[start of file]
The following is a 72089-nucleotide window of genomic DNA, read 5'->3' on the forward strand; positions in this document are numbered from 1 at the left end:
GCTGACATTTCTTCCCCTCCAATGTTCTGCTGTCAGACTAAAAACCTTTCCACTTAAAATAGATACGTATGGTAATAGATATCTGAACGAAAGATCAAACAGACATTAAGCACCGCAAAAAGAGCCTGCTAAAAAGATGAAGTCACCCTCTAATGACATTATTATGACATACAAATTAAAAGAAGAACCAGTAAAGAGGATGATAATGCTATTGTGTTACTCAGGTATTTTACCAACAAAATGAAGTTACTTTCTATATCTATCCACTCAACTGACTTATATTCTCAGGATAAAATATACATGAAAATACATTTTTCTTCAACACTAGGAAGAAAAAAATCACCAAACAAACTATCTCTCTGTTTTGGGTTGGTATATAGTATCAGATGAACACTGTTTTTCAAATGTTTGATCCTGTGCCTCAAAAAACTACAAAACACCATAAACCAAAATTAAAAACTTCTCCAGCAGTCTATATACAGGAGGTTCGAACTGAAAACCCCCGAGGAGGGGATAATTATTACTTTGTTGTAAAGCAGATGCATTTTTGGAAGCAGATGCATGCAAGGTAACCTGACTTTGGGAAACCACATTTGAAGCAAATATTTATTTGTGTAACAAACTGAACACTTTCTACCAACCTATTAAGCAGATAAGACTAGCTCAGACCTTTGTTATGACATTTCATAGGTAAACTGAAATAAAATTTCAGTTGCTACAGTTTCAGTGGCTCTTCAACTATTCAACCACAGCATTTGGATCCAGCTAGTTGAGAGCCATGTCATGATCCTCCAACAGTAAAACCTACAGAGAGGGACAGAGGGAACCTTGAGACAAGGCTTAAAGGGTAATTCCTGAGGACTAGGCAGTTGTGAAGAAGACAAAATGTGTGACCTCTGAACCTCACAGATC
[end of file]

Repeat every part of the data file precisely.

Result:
The following is a 72089-nucleotide window of genomic DNA, read 5'->3' on the forward strand; positions in this document are numbered from 1 at the left end:
GCTGACATTTCTTCCCCTCCAATGTTCTGCTGTCAGACTAAAAACCTTTCCACTTAAAATAGATACGTATGGTAATAGATATCTGAACGAAAGATCAAACAGACATTAAGCACCGCAAAAAGAGCCTGCTAAAAAGATGAAGTCACCCTCTAATGACATTATTATGACATACAAATTAAAAGAAGAACCAGTAAAGAGGATGATAATGCTATTGTGTTACTCAGGTATTTTACCAACAAAATGAAGTTACTTTCTATATCTATCCACTCAACTGACTTATATTCTCAGGATAAAATATACATGAAAATACATTTTTCTTCAACACTAGGAAGAAAAAAATCACCAAACAAACTATCTCTCTGTTTTGGGTTGGTATATAGTATCAGATGAACACTGTTTTTCAAATGTTTGATCCTGTGCCTCAAAAAACTACAAAACACCATAAACCAAAATTAAAAACTTCTCCAGCAGTCTATATACAGGAGGTTCGAACTGAAAACCCCCGAGGAGGGGATAATTATTACTTTGTTGTAAAGCAGATGCATTTTTGGAAGCAGATGCATGCAAGGTAACCTGACTTTGGGAAACCACATTTGAAGCAAATATTTATTTGTGTAACAAACTGAACACTTTCTACCAACCTATTAAGCAGATAAGACTAGCTCAGACCTTTGTTATGACATTTCATAGGTAAACTGAAATAAAATTTCAGTTGCTACAGTTTCAGTGGCTCTTCAACTATTCAACCACAGCATTTGGATCCAGCTAGTTGAGAGCCATGTCATGATCCTCCAACAGTAAAACCTACAGAGAGGGACAGAGGGAACCTTGAGACAAGGCTTAAAGGGTAATTCCTGAGGACTAGGCAGTTGTGAAGAAGACAAAATGTGTGACCTCTGAACCTCACAGATC